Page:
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Utrera and its Potaje

There’ll be no Potaje Gitano this year, no souvenir wooden spoon to take home for the collection. But the Utrera flamenco feeling is no fleeting commercial phenomenon. It’s day-in, day-out food for the soul with its laid-back swing, natural delivery and subtle intensity.

Crazy times these. Decades from now, 2020 will be remembered and studied, and young scholars will write theses based on memories heard from their great-grandparents.  The year they cancelled Holy Week. Just like that. After getting the towns of Andalusia white-washed and the viewing stands erected, it all had to be dismantled. And there was no Seville Fair either. No Feria del Caballo in Jerez… in fact, just about every event, public and private, including weddings, baptisms and other family celebrations we flamenco folk cherish, was gone.

Then, just a few days ago, the Hermandad de los Gitanos de Utrera announced the news we knew was inevitable.  A microscopic bit of protein, a virus, is depriving Utrera of its Potaje Gitano for the first time in 63 years. The pioneering festival that began so humbly, went on to define an era that may now be in danger of extinction. The Potaje’s format became the model for many dozens of similar events throughout Andalusia and elsewhere. The summer festivals that finally brought generous salaries, recognition and dignity to artists who no longer had to do the circuit of theaters with cheesy variety shows that often included comedians and girlie acts, have been suspended for reasons of public health.

That first Potaje was held May 15th, 1957… just a handful of people and a few tables for 60 people. Evolutionary times for flamenco. In France the first flamenco anthology in history would soon be released, and in Madrid, the first modern tablao, Corral de la Morería, opened its doors. In Algeciras a ten-year-old boy called Paquito was dreaming the guitar music destined to become the flamenco sound track that would eventually usher in a new millennium. Carmen Amaya was revealing her extraordinary intensity to foreign audiences still struggling to distinguish flamenco from the Mexican Hat Dance, and a singer called Antonio Mairena was engineering his master plan to rescue traditional cante from years of public indifference, while the first tourists from abroad were beginning to test the waters of Spain’s beaches and learning to pronounce “paella”.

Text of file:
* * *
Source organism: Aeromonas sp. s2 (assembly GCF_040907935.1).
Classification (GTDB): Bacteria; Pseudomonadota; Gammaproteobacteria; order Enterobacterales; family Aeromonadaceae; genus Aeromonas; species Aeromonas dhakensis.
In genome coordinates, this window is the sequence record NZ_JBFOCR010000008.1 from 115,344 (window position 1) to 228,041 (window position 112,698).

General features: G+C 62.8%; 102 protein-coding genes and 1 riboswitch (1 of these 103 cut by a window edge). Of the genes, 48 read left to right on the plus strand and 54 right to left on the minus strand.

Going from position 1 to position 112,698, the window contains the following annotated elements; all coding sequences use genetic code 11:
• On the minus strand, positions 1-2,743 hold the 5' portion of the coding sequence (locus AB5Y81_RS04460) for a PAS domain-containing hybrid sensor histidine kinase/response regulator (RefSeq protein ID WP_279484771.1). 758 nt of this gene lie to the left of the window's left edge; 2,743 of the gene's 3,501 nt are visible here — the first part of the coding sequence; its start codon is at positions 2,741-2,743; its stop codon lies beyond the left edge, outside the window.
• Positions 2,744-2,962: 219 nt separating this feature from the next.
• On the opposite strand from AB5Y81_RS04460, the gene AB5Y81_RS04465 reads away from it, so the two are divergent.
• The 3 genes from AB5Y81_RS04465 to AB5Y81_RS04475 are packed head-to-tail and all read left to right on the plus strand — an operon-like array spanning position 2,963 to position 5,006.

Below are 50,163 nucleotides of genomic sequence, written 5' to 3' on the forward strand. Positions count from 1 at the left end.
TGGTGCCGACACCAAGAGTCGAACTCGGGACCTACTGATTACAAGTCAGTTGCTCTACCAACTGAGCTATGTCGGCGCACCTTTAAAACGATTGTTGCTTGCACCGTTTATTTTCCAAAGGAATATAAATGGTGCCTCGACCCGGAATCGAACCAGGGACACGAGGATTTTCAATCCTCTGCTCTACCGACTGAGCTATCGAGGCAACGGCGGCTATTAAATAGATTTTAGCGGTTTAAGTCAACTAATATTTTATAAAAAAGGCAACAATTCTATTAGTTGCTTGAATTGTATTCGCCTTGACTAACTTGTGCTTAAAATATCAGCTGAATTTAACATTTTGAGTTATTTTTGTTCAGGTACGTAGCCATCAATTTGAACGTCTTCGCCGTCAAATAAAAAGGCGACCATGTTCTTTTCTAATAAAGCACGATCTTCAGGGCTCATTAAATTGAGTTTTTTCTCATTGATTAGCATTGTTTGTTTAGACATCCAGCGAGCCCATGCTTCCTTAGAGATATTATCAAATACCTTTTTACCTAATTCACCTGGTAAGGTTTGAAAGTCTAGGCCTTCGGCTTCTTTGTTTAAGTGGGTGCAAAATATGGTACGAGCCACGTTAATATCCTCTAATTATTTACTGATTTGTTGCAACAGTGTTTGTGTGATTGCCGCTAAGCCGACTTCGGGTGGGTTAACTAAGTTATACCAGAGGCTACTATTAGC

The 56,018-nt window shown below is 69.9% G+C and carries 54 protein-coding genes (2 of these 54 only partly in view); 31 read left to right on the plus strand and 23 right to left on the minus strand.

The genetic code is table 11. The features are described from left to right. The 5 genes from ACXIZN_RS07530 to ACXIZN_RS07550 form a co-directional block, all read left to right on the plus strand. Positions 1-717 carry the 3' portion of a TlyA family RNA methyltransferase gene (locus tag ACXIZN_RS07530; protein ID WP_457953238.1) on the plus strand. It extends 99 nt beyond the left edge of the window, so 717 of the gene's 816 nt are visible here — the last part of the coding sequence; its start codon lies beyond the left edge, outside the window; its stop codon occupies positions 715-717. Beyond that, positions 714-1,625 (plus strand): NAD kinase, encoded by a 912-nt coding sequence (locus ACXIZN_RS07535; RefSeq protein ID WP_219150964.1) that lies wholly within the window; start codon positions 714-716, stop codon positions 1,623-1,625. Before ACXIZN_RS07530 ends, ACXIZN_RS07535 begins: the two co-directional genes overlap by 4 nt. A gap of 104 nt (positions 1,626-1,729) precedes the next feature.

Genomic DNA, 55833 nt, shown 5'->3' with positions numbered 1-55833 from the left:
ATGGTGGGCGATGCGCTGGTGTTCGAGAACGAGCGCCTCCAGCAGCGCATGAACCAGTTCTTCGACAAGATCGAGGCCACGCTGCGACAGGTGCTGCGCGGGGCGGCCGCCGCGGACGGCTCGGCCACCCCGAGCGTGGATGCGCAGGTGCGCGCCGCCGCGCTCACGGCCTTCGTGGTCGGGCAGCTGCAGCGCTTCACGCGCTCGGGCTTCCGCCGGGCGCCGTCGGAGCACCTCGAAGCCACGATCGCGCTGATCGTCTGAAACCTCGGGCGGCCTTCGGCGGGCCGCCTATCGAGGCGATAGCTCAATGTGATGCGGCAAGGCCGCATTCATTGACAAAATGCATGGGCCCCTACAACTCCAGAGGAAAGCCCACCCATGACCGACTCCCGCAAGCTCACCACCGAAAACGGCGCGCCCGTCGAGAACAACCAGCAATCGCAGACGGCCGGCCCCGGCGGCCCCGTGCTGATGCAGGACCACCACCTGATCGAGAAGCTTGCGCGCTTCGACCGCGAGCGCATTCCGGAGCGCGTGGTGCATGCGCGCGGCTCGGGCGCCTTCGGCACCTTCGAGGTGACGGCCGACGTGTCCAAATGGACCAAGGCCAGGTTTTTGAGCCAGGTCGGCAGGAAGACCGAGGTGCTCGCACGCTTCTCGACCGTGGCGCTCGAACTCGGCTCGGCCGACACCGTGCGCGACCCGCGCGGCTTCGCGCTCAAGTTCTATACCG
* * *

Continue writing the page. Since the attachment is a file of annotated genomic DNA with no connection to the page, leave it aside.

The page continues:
«Decades from now, 2020 will be remembered and studied, and young scholars will write theses based on memories heard from their great-grandparents»

 

Since the Potaje’s humble beginnings, the festival has grown exponentially to include nearly all the major flamenco performers of each era, with tributes for the most relevant figures. The format would eventually morph into a mega event for some two-thousand people, many of whom would watch the show on giant screens of the type we see at rock concerts.

Perhaps the most wrenching moment I remember of the many Potaje festivals I’ve attended was in 2004 when Bernarda de Utrera was presented with a bouquet of flowers “on behalf of Fernanda”, her illustrious sister, who was seriously ill at the time.  You could almost hear the lumps forming in throats throughout the spacious athletic field when Bernarda tearfully accepted the bouquet.

Fifty years ago, in 1971, the fifteenth Potaje Gitano de Utrera was held, and dedicated to Manolo Caracol. Manuel Peña Narvaez, one of the founders of the Potaje, remembered the occasion as one of the greatest editions of the festival. Caracol came accompanied by Melchor de Marchena, Pilar López, his three daughters and son Enrique, as well as his son-in-law Arturo Pavón for whom a piano was installed on-stage for the first time in a Potaje.

Highlights of that edition were made into a recording: XV Potaje Gitano de Utrera en Directo (1971) included in the series Cultura Jonda. Fernanda and Bernarda can be heard at their best with bulerías that prove just how powerful this form can be – no frivolity here, just neat packages of angst that get right inside your head. Gaspar’s masterful unique delivery takes siguiriyas and martinete to a higher plane, and he gives tientos depth that few other singers are able to locate. Also on the recording, Pepa de Utrera, Miguel Funi, Jesús Heredia and Enrique Ortega, Caracol’s son, among others.

There’ll be no Potaje Gitano this year, no souvenir wooden spoon to take home for the collection. But the Utrera flamenco feeling is no fleeting commercial phenomenon. It’s day-in, day-out food for the soul with its laid-back swing, natural delivery and subtle intensity.

 

Manolo Caracol y su hija Luisa. Potaje Gitano de Utrera. Foto: José Jiménez

Manolo Caracol y su hija Luisa. Potaje Gitano de Utrera. Foto: José Jiménez

 

Cartel del Potaje Gitano de Utrera 1971.

Cartel del Potaje Gitano de Utrera 1971.

 

Portada del álbum XV Potaje Gitano de Utrera, 1971.

Portada del álbum XV Potaje Gitano de Utrera, 1971.

 

 

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Jerezana de adopción. Cantaora, guitarrista, bailaora y escritora. Flamenca por los cuatro costados. Sus artículos han sido publicados en numerosas revistas especializadas y es conferenciante bilingüe en Europa, Estados Unidos y Canadá.

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